VII Dealers and Dealer Markets (Chapter 13)
VIII Bid-Ask Spreads (Chapter 14)
Head Trader Simulation
In this class meeting, we will look at the societal functions of markets and look, in particular, at their informational role.
IX Good Markets (Chapter 9)
X Informed Traders and Market Efficiency (Chapter 10)
Check your e-mail and the FIN American Capital Markets website on a regular basis, particularly for the second half of the course. This will enable you to get the maximum from the course. The course instructors are available for consultation by e-mail at firstname.lastname@example.org and email@example.com. I check my e-mail practically every day, and, in most cases, you should get a speedy response to any questions.
We will also be using Blackboard as a gateway for some aspects of the course. Please log in to Blackboard at the earliest opportunity. Blackboard login procedures can be found on the appropriate Blackboard site.
Class attendance is mandatory and is highly recommended. This is for two reasons: one, I believe that you will understand the material much better if you attend the class sessions; two, modifications to the class schedule will be announced in class and/or on the BlackBoard website. Also, on occasion, I conduct classroom exercises, give short quizzes, or assign additional work. If you miss a class session during which we have such a classroom exercise, or additional work is assigned, your grade will be adversely affected for this reason as well. (Of course, it goes without saying that missing quizzes will affect your grade adversely.) In any case, you should consult fellow students on what was done during the class time that you missed, and collect handouts for that day's session. You should also bring a calculator to all class meetings.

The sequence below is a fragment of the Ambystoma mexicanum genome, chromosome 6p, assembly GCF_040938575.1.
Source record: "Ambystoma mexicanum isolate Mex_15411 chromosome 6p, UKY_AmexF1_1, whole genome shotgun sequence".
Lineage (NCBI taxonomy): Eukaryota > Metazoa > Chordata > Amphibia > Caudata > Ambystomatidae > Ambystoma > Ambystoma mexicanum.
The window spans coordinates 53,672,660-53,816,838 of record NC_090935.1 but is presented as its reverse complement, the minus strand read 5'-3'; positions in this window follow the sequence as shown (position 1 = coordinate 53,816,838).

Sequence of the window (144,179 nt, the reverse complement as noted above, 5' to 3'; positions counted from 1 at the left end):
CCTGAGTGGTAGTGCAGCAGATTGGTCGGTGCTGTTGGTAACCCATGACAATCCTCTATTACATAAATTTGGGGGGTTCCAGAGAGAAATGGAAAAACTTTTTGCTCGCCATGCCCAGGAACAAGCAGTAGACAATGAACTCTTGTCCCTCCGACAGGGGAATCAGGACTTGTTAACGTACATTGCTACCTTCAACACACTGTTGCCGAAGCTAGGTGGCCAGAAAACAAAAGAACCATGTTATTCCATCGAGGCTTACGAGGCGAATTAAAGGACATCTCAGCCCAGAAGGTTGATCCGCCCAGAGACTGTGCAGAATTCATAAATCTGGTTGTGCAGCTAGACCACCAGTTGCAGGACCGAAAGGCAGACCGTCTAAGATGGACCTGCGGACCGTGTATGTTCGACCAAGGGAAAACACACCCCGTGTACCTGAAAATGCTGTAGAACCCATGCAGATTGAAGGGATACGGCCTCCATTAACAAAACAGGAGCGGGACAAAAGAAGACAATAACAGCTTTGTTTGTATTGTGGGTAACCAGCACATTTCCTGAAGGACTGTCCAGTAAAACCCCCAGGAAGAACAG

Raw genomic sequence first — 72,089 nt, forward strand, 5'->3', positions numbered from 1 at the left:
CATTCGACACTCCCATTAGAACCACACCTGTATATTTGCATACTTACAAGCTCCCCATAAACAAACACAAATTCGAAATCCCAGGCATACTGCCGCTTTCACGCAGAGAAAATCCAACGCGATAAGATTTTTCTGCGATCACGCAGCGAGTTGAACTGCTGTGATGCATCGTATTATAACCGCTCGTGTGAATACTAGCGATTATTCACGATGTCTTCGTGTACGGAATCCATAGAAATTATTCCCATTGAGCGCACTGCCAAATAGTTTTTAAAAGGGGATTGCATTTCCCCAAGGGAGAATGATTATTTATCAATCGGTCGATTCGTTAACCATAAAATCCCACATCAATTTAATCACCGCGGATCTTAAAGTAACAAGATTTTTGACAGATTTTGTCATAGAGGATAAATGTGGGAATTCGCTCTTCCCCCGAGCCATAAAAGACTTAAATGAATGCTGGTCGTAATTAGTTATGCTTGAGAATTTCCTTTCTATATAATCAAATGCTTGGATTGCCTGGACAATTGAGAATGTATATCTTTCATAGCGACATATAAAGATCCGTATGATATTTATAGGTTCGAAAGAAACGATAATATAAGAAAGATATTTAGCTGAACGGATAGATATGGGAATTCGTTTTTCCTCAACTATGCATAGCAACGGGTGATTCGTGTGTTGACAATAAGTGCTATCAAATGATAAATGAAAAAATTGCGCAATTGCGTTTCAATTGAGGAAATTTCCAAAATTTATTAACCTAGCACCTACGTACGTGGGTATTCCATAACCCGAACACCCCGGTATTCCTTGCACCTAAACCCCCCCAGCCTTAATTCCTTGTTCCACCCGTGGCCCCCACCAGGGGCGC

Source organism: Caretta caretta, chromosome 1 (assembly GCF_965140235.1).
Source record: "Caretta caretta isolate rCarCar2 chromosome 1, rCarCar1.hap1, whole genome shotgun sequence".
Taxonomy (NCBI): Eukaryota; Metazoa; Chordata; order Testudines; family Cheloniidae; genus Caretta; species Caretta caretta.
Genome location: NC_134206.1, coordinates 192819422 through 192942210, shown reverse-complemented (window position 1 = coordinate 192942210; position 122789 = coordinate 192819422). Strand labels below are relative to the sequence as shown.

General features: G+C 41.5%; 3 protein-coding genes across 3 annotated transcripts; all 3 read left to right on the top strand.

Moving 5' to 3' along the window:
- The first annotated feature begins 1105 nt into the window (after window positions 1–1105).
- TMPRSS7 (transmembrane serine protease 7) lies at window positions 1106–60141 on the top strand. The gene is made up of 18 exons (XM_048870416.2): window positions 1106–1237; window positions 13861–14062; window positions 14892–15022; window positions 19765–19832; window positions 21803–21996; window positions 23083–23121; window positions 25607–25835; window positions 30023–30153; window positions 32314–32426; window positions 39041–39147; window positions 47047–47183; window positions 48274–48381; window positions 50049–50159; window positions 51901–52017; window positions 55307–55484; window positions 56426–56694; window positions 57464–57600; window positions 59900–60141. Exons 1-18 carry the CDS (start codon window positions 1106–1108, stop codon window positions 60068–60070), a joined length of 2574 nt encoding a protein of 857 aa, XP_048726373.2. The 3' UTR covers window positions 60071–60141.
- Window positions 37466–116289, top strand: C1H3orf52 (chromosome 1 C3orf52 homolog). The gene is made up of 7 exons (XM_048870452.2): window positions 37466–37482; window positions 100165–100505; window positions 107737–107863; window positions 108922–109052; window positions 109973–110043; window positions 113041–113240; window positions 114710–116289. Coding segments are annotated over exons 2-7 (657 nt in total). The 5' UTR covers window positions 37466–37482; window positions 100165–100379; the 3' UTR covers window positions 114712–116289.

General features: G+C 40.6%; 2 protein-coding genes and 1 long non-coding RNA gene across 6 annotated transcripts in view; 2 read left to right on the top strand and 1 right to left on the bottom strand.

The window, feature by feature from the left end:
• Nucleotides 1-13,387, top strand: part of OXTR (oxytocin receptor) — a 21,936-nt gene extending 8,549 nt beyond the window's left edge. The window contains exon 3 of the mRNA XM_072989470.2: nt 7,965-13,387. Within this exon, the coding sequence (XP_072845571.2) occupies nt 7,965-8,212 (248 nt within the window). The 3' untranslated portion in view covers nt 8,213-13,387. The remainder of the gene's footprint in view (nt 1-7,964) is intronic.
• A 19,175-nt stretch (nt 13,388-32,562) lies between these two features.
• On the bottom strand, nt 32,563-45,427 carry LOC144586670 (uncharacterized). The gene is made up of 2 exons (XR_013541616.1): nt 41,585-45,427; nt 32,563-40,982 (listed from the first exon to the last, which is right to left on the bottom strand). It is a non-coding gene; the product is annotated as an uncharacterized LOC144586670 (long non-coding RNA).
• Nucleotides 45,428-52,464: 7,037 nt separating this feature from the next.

For the second half of the course, in particular, you are required to read the Wall Street Journal. Some exam questions will be based on current newspaper and magazine articles that are related to course material. Hence you should cultivate and improve your ability to read newspaper articles critically.
There are two other reasons why you should try to attend as regularly as possible. One, classroom participation will help your grade. By participation, I mean answering questions and making intelligent comments. Two, we will sometime do learning exercises in class; doing them can help you substantially in understanding the material. I often also give credit for participation in these classroom exercises.
Assignments are required to be handed in. Please see Course Timetable.
Any student taking this course is presumed to agree to abide by standards on academic integrity. If any student is caught cheating or plagiarising or otherwise doing anything contrary to academic integrity, s/he can get a failing grade for the entire course.
See schedule of classes, above, as well on the Class Schedule page.
I will alert you to interesting media articles that show up on the Wall Street Journal. There are several reasons why you should look regularly at these and other articles.